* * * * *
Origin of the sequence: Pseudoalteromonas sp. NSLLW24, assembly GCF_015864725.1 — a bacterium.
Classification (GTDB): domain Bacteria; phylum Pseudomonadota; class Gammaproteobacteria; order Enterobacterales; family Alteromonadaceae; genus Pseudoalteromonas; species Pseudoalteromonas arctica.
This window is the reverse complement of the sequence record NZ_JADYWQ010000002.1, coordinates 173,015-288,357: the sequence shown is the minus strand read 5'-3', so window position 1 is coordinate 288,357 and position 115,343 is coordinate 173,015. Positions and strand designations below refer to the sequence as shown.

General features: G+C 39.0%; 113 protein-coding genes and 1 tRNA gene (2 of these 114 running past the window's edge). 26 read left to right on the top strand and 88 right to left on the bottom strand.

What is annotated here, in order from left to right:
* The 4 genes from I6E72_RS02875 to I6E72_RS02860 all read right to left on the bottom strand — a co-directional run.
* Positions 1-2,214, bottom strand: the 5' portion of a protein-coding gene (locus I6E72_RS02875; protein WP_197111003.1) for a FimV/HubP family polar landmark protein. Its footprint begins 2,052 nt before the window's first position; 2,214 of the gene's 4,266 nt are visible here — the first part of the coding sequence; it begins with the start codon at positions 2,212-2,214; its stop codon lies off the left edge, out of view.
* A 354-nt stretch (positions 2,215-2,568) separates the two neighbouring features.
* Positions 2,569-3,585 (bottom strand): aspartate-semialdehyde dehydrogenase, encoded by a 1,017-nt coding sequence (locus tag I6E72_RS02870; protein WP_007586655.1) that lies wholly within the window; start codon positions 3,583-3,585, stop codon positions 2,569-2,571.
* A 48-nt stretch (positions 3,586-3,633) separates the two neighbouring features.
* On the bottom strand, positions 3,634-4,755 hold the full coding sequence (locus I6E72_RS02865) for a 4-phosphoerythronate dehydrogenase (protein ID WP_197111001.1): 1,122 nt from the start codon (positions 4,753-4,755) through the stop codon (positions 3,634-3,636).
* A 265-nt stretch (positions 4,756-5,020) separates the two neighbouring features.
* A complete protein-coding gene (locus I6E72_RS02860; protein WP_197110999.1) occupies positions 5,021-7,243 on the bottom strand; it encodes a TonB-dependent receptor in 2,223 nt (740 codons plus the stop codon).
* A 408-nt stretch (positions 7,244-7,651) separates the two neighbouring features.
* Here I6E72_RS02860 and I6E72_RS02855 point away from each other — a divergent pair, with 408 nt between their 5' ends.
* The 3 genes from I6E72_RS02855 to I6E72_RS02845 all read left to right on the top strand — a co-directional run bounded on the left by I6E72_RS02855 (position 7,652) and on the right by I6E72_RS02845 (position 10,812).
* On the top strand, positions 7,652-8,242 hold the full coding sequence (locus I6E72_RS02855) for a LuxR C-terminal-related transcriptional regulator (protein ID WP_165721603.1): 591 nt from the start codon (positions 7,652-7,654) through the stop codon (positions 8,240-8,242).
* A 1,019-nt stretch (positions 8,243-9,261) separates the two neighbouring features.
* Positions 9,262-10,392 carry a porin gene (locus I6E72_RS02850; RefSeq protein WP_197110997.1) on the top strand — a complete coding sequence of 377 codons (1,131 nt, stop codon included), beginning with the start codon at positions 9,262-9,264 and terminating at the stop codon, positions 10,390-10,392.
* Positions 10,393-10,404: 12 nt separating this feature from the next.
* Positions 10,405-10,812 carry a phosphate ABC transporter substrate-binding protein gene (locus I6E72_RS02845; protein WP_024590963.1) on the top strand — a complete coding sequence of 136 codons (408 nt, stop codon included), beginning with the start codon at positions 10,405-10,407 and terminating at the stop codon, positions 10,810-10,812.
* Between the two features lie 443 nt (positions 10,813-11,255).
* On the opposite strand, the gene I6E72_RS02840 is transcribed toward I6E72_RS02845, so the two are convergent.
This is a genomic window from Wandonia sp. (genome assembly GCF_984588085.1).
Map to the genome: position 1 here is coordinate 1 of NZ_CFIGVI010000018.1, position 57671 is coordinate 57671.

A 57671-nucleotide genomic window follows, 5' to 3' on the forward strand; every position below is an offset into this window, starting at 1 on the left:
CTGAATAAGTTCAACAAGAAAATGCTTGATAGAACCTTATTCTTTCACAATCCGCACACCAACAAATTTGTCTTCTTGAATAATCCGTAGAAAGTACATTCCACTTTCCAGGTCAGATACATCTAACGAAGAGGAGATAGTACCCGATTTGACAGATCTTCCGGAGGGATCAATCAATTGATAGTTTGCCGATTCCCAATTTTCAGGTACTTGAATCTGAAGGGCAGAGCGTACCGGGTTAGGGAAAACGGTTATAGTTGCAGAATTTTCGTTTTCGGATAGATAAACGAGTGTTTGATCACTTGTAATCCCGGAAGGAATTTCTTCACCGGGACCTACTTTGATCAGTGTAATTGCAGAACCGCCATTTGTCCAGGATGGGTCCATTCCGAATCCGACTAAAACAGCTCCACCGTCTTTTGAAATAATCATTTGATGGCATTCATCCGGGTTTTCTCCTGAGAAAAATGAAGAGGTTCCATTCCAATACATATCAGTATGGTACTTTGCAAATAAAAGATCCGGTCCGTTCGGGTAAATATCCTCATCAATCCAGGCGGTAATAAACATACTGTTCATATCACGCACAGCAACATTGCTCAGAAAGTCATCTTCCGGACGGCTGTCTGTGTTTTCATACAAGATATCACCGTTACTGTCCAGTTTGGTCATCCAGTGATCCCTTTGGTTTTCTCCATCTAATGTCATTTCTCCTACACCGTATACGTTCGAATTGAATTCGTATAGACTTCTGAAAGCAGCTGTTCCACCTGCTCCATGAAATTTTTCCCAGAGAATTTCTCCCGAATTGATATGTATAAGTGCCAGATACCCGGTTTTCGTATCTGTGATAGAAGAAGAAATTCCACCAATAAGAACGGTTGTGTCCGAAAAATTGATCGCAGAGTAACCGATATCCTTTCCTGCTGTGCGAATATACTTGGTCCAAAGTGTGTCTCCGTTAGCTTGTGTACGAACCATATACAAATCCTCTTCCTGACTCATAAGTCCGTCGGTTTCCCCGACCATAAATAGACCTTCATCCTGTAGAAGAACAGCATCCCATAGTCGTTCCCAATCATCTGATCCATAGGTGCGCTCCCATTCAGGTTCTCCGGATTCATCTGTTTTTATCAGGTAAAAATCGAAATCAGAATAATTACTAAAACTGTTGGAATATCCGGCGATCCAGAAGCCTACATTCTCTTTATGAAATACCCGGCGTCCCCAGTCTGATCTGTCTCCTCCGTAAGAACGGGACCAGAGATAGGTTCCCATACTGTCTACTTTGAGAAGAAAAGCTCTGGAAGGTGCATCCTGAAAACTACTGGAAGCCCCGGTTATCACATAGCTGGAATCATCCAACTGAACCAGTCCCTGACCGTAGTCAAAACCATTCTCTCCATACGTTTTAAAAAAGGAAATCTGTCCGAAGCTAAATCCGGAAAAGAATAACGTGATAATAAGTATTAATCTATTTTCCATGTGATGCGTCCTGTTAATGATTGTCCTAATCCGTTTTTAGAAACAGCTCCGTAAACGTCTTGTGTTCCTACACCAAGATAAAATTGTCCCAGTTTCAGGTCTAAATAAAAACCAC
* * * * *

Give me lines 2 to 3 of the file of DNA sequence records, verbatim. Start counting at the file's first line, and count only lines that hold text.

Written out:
Classification (GTDB): domain Bacteria; phylum Pseudomonadota; class Gammaproteobacteria; order Enterobacterales; family Alteromonadaceae; genus Pseudoalteromonas; species Pseudoalteromonas arctica.
This window is the reverse complement of the sequence record NZ_JADYWQ010000002.1, coordinates 173,015-288,357: the sequence shown is the minus strand read 5'-3', so window position 1 is coordinate 288,357 and position 115,343 is coordinate 173,015. Positions and strand designations below refer to the sequence as shown.